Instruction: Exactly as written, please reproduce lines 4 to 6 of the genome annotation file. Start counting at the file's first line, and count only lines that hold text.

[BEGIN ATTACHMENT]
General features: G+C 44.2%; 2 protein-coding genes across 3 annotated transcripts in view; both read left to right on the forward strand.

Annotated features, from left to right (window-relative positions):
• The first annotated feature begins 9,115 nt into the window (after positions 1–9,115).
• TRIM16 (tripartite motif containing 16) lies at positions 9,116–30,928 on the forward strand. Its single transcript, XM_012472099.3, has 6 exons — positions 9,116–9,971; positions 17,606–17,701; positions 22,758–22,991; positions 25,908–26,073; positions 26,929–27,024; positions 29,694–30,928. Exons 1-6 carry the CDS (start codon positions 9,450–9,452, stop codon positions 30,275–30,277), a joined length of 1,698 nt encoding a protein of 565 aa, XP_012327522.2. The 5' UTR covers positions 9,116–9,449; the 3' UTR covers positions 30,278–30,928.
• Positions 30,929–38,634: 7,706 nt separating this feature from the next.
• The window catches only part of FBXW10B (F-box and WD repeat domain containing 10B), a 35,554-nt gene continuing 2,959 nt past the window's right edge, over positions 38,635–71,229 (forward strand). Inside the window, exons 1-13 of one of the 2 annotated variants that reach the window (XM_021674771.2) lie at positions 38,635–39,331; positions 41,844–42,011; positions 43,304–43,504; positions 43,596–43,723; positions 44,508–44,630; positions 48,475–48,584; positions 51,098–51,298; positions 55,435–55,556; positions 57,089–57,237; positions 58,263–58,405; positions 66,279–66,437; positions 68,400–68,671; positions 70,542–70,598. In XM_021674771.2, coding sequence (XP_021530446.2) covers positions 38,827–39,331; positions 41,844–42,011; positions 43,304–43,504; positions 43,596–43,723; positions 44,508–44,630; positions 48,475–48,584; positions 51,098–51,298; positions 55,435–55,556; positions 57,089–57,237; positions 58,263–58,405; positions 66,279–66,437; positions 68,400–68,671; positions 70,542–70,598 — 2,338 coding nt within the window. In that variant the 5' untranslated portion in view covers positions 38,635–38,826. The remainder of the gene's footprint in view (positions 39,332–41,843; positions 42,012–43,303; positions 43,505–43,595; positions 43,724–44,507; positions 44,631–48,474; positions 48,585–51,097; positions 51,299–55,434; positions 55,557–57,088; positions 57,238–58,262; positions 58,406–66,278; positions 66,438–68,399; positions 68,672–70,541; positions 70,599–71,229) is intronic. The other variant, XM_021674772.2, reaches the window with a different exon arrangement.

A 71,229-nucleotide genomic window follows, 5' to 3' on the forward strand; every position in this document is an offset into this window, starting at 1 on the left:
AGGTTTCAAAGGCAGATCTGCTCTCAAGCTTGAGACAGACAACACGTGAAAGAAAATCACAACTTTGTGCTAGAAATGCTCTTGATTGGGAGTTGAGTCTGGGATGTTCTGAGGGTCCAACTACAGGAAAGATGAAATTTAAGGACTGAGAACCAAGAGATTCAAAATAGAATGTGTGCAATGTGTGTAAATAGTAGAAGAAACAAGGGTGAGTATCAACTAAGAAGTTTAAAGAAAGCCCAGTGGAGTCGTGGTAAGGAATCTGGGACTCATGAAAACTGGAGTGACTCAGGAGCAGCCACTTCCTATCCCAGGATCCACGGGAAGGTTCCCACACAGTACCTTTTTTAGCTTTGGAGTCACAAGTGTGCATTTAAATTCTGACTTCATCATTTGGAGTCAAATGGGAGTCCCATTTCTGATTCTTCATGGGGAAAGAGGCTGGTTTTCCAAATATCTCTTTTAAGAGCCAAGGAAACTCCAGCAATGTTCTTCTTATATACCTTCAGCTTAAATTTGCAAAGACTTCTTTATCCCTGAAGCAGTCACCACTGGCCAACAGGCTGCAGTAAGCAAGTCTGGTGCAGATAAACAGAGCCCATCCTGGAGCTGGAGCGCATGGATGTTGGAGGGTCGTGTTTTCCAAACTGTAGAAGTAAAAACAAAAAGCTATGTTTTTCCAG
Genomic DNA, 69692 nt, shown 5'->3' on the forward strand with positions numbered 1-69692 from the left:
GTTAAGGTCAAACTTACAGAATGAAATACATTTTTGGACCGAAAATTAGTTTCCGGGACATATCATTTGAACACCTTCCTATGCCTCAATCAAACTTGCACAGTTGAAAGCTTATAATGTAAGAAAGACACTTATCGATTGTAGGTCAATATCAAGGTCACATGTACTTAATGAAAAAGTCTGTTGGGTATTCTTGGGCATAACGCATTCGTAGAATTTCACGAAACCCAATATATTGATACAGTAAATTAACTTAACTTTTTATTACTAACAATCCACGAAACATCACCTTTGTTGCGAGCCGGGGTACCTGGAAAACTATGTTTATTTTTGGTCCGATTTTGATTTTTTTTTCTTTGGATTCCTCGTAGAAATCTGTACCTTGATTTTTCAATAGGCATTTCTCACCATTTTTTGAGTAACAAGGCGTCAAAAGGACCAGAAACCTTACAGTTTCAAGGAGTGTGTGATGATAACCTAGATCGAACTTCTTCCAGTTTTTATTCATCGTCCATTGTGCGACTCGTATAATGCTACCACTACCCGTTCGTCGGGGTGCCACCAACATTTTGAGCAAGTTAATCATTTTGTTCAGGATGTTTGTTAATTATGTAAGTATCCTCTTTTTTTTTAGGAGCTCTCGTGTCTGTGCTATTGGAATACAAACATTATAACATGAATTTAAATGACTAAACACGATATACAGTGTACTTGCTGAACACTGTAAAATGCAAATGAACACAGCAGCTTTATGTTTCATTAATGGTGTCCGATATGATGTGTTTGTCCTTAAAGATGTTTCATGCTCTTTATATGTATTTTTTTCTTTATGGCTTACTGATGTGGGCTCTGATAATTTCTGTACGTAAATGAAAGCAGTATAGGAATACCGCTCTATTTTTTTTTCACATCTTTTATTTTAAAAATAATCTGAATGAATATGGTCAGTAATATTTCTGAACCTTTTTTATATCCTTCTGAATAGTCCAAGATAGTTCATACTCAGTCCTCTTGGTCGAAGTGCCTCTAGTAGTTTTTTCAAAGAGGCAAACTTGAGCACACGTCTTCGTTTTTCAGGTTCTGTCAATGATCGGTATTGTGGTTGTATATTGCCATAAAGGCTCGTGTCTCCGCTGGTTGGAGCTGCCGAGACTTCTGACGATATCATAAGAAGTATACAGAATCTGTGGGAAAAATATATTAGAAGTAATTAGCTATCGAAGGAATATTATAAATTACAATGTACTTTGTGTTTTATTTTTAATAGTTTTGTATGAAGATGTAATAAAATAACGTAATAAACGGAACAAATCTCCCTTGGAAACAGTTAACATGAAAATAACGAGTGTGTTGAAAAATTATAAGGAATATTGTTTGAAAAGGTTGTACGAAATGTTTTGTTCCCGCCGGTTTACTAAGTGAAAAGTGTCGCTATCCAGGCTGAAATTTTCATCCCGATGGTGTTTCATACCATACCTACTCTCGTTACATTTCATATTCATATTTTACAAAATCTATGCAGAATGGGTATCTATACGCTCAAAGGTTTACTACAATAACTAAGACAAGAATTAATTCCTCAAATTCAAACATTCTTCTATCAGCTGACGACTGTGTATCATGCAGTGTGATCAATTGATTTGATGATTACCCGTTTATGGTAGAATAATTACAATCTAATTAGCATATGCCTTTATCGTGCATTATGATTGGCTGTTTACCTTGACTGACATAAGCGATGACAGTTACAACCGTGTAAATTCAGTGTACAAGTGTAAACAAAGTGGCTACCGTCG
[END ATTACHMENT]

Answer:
• TRIM16 (tripartite motif containing 16) lies at positions 9,116–30,928 on the forward strand. Its single transcript, XM_012472099.3, has 6 exons — positions 9,116–9,971; positions 17,606–17,701; positions 22,758–22,991; positions 25,908–26,073; positions 26,929–27,024; positions 29,694–30,928. Exons 1-6 carry the CDS (start codon positions 9,450–9,452, stop codon positions 30,275–30,277), a joined length of 1,698 nt encoding a protein of 565 aa, XP_012327522.2. The 5' UTR covers positions 9,116–9,449; the 3' UTR covers positions 30,278–30,928.
• Positions 30,929–38,634: 7,706 nt separating this feature from the next.
• The window catches only part of FBXW10B (F-box and WD repeat domain containing 10B), a 35,554-nt gene continuing 2,959 nt past the window's right edge, over positions 38,635–71,229 (forward strand). Inside the window, exons 1-13 of one of the 2 annotated variants that reach the window (XM_021674771.2) lie at positions 38,635–39,331; positions 41,844–42,011; positions 43,304–43,504; positions 43,596–43,723; positions 44,508–44,630; positions 48,475–48,584; positions 51,098–51,298; positions 55,435–55,556; positions 57,089–57,237; positions 58,263–58,405; positions 66,279–66,437; positions 68,400–68,671; positions 70,542–70,598. In XM_021674771.2, coding sequence (XP_021530446.2) covers positions 38,827–39,331; positions 41,844–42,011; positions 43,304–43,504; positions 43,596–43,723; positions 44,508–44,630; positions 48,475–48,584; positions 51,098–51,298; positions 55,435–55,556; positions 57,089–57,237; positions 58,263–58,405; positions 66,279–66,437; positions 68,400–68,671; positions 70,542–70,598 — 2,338 coding nt within the window. In that variant the 5' untranslated portion in view covers positions 38,635–38,826. The remainder of the gene's footprint in view (positions 39,332–41,843; positions 42,012–43,303; positions 43,505–43,595; positions 43,724–44,507; positions 44,631–48,474; positions 48,585–51,097; positions 51,299–55,434; positions 55,557–57,088; positions 57,238–58,262; positions 58,406–66,278; positions 66,438–68,399; positions 68,672–70,541; positions 70,599–71,229) is intronic. The other variant, XM_021674772.2, reaches the window with a different exon arrangement.